The thought and the deed

Some friends have asked me to comment on Liam Neeson’s confession that after a black person did harm to one of his friends he wanted to do harm to the first black person he encountered at the pub. This happened some forty years ago. After this public confession on a few talk shows some publicist pulled him from giving media interviews about the film he was supposed to be promoting. Most white Americans think of racism as individual acts, feelings, use of language and so on. They reserve their harshest censure about racism for those who transgress by revealing their

They all look alike to me

Whenever someone says they all look or sound alike to me they are really saying that they haven’t seen or heard enough to differentiate one from another. One race often says this of another, but it just means that they don’t know enough members of the race. The cure is obviously to meet more people of that race. The problem is that some people never take enough time or have enough opportunities to do this. This applies to other things as well. For example at first I thought that all jazz music sounded alike. As a child I had an

20 things I have stopped doing

I have stopped talking about what a vile human being Donald Trump is. Most of you already know, those who don’t know by now are hopeless.

I have stopped being surprised by the depths of depravity, inhumane acts, and lack of concern for others, demonstrated by the Trump administration. Who knew that rock bottom had a basement?

I have stopped being surprised by the obliviousness of people to their own racism. This doesn’t mean that I have stopped working on alleviating it, but that you cannot underestimate the racism of American society.

I have stopped being surprised at the random acts of kindness

Disdain for the folks that brought them

It has always struck me that Fox News openly shows so much disdain for the people who are the backbone of their success. A few weeks ago they tried to shame actor Geoffrey Owens formerly of the Cosby show for working at a supermarket in what they considered as a menial job. The narrative they tried to spin was that here was an African American actor who had fallen from grace, perhaps had been profligate with his actor earnings, and was now forced to work in this unglamorous job. Then there were the slurs on Alexandra Ocasio-Cortez first for being

Confessions of a first time vegetable gardener

The task of planting a vegetable garden has now fallen to me. As a city boy I was not raised to grow my own food. I never wondered how produce made its way into the food distribution system. I knew only that it was available usually frozen, occasionally fresh, in the supermarket. My only experience with food in its natural state was when as a boy we used to sneak apples from a neighbor’s apple trees. The elderly woman who owned them caught us one day and made a deal with us. We could pick as many as we wanted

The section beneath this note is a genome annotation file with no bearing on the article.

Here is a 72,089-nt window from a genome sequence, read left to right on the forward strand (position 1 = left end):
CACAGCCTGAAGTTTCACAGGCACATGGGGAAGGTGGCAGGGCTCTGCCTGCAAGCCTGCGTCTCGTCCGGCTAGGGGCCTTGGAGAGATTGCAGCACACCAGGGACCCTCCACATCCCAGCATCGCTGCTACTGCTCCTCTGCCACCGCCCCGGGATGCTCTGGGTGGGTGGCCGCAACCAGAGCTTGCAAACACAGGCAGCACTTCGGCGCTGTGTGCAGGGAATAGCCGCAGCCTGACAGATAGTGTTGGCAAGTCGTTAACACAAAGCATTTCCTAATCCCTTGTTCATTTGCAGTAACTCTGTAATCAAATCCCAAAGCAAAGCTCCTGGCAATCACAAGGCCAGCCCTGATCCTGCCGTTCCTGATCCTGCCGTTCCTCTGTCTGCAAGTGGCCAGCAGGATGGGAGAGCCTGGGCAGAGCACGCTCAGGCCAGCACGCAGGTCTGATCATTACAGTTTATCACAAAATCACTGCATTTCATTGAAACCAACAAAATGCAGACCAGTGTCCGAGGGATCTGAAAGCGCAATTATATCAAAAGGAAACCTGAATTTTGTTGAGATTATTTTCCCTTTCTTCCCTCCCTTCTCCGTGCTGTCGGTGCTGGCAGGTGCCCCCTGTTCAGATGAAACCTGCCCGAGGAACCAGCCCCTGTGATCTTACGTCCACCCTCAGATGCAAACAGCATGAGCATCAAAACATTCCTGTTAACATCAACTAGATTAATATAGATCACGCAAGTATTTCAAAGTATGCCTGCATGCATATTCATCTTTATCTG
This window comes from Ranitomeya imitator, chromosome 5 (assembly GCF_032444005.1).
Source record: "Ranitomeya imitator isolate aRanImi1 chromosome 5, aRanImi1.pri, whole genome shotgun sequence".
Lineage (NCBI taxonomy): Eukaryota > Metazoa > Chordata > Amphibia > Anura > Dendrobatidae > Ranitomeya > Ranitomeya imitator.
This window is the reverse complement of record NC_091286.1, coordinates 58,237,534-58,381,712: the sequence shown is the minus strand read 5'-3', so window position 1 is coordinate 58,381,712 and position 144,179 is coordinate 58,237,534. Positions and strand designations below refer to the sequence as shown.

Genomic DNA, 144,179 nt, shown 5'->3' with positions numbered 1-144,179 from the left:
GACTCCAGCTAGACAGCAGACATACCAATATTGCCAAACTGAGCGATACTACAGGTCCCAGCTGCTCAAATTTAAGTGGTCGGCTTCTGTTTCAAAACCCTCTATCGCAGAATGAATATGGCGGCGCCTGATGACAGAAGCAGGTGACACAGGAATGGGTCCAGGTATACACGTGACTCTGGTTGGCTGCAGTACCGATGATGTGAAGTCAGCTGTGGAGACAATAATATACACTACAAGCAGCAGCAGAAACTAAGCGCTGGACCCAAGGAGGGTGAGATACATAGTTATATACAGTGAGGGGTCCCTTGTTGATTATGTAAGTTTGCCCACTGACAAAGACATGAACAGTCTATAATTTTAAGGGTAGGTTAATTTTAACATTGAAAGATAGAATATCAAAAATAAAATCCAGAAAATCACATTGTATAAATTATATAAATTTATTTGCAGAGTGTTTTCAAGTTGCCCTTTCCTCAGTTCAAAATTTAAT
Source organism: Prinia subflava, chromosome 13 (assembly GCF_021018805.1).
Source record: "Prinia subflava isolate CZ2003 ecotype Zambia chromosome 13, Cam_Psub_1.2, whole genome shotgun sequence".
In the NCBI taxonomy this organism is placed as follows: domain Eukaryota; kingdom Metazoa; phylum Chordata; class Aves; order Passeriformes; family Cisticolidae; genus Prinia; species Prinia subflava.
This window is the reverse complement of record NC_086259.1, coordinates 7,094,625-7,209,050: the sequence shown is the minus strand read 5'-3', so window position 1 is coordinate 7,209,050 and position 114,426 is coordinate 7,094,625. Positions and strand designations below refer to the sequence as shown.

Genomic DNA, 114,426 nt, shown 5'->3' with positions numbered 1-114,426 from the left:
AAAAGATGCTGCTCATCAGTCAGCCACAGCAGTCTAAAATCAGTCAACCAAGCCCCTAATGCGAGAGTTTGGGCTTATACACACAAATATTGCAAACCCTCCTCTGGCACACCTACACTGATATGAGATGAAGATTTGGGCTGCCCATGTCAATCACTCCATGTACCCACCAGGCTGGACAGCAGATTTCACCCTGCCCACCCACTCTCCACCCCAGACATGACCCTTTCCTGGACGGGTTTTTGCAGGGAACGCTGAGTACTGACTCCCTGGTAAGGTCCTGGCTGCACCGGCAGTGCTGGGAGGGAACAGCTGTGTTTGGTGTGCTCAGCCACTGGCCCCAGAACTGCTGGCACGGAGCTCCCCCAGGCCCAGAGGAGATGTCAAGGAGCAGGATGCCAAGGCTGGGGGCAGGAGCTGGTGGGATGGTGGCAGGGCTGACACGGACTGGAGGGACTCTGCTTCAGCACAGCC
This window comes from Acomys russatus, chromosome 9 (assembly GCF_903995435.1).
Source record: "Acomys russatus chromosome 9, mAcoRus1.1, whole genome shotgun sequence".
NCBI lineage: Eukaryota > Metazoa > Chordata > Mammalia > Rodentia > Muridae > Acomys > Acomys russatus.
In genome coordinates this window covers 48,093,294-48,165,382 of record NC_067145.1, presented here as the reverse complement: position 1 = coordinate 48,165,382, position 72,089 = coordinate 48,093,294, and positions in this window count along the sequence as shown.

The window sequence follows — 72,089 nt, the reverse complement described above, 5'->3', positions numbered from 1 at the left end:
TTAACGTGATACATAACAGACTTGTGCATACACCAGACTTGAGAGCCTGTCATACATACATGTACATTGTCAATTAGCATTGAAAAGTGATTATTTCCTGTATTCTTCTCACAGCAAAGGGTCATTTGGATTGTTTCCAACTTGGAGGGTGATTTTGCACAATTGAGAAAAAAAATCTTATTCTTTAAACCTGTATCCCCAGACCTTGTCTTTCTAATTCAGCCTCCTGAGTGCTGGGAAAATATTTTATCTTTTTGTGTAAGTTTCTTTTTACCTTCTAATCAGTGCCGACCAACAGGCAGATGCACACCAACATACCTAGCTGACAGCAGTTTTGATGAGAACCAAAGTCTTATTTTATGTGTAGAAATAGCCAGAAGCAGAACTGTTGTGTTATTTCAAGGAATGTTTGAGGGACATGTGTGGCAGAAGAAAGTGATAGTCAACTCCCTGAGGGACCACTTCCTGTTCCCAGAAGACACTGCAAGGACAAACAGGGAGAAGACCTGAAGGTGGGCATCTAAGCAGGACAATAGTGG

On Lying

My 2.5. year old granddaughter is learning language (two languages actually) and has just learned that what you say can get you what you want. She is also learning to lie. Oh she’s not good at it yet, but she has learned that denying you have pooped can get you continued play even when there is olfactory and visual evidence to the contrary. That got me thinking about the how young we learn that lying can get us what we want.  There are all kinds of lies: the bold faced lie when we say something we know to be untrue,

Notes from the Montreal Jazz Festival 2 of 2

Dee Dee Bridgewater

Displaying more energy and a better voice than people half her age, Ms. Bridgewater brought the house down with her set. An accomplished jazz singer, Grammy winner and NEH Jazz Master, she has taken a self described “detour” into the Memphis soul music of her teenage years. Lucky us. She has released a new album called “Yes I’m Ready” and performed some of the album’s songs for her set. They ranged from an obscure Gladys Knight song to Elvis and B.B. King with stops in Memphis Stax-Volt along the way. Although in her sixties her voices is undiminished

Notes from the Montreal Jazz Festival 1 of 2

In the next couple of blog entries I am going to write about what for me were the highlights of the Montreal Jazz Festival I attended.

John Medeski/Marc Ribot trio.

Medeski and Ribot are matched well. They both can move from deep in the pocket to way outside in a New York minute. Communication between them was instant, as one picked up what the other was doing to repeat it, elaborate on it, or respond to it.  This despite the fact that they sometimes had to rely on hand signals and nods to indicate they were handing off the soloing duties to

Numb and Number

This was the week that was: this week we had school shooting number 22 of 2018. This is week 20 of the year. Let that sink in for a minute. We have also had incidents where police roughed up an innocent black person, though thankfully haven’t killed anybody this week. I don’t know how many people of color that makes for the year. Another black man was exonerated and released for jail after serving a sentence for a crime he didn’t commit. White people have again called police when they see black folk doing innocuous things and businesses have accused

America WTF is wrong with you?

In my final blog entry on the George Yancy situation I will presume to take a stab at analyzing America’s current situation. My analysis is free, take it for what it is worth. It’s just my two cents added to the conversation. What we have seen since the end of the 1970’s is twofold:  a belief among many folks that we are living in a zero sum game where if someone else is winning they must be losing; and a loss of a sense of community that people outside of our “tribe” are part of our community. “Tribe” can be